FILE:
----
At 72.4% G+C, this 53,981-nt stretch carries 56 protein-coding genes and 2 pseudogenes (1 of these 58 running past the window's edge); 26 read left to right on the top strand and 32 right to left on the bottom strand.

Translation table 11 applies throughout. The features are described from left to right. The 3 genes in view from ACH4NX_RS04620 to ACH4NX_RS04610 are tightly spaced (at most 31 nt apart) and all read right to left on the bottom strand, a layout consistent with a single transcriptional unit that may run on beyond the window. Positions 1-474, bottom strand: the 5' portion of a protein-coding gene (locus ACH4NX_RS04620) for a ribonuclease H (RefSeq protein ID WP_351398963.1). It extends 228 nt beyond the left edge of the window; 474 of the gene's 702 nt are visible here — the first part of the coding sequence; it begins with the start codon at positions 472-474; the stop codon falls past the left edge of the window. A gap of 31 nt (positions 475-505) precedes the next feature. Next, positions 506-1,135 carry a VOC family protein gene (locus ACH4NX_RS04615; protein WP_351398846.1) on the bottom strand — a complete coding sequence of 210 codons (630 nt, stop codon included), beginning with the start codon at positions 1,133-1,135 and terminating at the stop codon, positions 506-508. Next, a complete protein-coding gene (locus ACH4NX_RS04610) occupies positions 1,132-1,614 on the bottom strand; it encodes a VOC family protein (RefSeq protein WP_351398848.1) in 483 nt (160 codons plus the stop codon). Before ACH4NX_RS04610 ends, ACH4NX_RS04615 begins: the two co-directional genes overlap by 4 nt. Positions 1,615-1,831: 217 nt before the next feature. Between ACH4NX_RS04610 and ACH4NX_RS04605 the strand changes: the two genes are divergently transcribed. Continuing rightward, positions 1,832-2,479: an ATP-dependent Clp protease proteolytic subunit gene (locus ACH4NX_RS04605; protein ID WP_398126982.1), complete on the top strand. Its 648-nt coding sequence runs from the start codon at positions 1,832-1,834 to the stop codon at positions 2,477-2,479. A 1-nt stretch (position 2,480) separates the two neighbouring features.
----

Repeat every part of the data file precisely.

At 72.4% G+C, this 53,981-nt stretch carries 56 protein-coding genes and 2 pseudogenes (1 of these 58 running past the window's edge); 26 read left to right on the top strand and 32 right to left on the bottom strand.

Translation table 11 applies throughout. The features are described from left to right. The 3 genes in view from ACH4NX_RS04620 to ACH4NX_RS04610 are tightly spaced (at most 31 nt apart) and all read right to left on the bottom strand, a layout consistent with a single transcriptional unit that may run on beyond the window. Positions 1-474, bottom strand: the 5' portion of a protein-coding gene (locus ACH4NX_RS04620) for a ribonuclease H (RefSeq protein ID WP_351398963.1). It extends 228 nt beyond the left edge of the window; 474 of the gene's 702 nt are visible here — the first part of the coding sequence; it begins with the start codon at positions 472-474; the stop codon falls past the left edge of the window. A gap of 31 nt (positions 475-505) precedes the next feature. Next, positions 506-1,135 carry a VOC family protein gene (locus ACH4NX_RS04615; protein WP_351398846.1) on the bottom strand — a complete coding sequence of 210 codons (630 nt, stop codon included), beginning with the start codon at positions 1,133-1,135 and terminating at the stop codon, positions 506-508. Next, a complete protein-coding gene (locus ACH4NX_RS04610) occupies positions 1,132-1,614 on the bottom strand; it encodes a VOC family protein (RefSeq protein WP_351398848.1) in 483 nt (160 codons plus the stop codon). Before ACH4NX_RS04610 ends, ACH4NX_RS04615 begins: the two co-directional genes overlap by 4 nt. Positions 1,615-1,831: 217 nt before the next feature. Between ACH4NX_RS04610 and ACH4NX_RS04605 the strand changes: the two genes are divergently transcribed. Continuing rightward, positions 1,832-2,479: an ATP-dependent Clp protease proteolytic subunit gene (locus ACH4NX_RS04605; protein ID WP_398126982.1), complete on the top strand. Its 648-nt coding sequence runs from the start codon at positions 1,832-1,834 to the stop codon at positions 2,477-2,479. A 1-nt stretch (position 2,480) separates the two neighbouring features.